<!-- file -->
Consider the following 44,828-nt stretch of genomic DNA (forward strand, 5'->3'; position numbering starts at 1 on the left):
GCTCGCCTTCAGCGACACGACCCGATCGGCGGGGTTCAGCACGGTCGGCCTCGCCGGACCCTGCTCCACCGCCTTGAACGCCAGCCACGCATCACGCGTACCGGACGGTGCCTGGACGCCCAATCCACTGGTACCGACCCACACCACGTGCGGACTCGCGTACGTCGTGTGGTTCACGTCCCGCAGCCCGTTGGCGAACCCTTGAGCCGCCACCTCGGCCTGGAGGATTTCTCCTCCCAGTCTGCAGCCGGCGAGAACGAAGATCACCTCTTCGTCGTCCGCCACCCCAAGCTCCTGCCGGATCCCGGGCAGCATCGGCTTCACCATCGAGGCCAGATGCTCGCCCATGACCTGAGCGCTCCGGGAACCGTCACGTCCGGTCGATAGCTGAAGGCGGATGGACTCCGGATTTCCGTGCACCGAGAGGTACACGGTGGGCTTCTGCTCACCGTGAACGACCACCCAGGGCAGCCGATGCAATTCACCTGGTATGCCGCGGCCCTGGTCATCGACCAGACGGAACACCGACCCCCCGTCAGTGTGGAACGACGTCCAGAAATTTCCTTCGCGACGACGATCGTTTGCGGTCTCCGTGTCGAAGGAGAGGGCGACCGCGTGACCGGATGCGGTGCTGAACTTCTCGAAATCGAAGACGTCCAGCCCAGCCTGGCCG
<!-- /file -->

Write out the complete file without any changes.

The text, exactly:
Consider the following 44,828-nt stretch of genomic DNA (forward strand, 5'->3'; position numbering starts at 1 on the left):
GCTCGCCTTCAGCGACACGACCCGATCGGCGGGGTTCAGCACGGTCGGCCTCGCCGGACCCTGCTCCACCGCCTTGAACGCCAGCCACGCATCACGCGTACCGGACGGTGCCTGGACGCCCAATCCACTGGTACCGACCCACACCACGTGCGGACTCGCGTACGTCGTGTGGTTCACGTCCCGCAGCCCGTTGGCGAACCCTTGAGCCGCCACCTCGGCCTGGAGGATTTCTCCTCCCAGTCTGCAGCCGGCGAGAACGAAGATCACCTCTTCGTCGTCCGCCACCCCAAGCTCCTGCCGGATCCCGGGCAGCATCGGCTTCACCATCGAGGCCAGATGCTCGCCCATGACCTGAGCGCTCCGGGAACCGTCACGTCCGGTCGATAGCTGAAGGCGGATGGACTCCGGATTTCCGTGCACCGAGAGGTACACGGTGGGCTTCTGCTCACCGTGAACGACCACCCAGGGCAGCCGATGCAATTCACCTGGTATGCCGCGGCCCTGGTCATCGACCAGACGGAACACCGACCCCCCGTCAGTGTGGAACGACGTCCAGAAATTTCCTTCGCGACGACGATCGTTTGCGGTCTCCGTGTCGAAGGAGAGGGCGACCGCGTGACCGGATGCGGTGCTGAACTTCTCGAAATCGAAGACGTCCAGCCCAGCCTGGCCG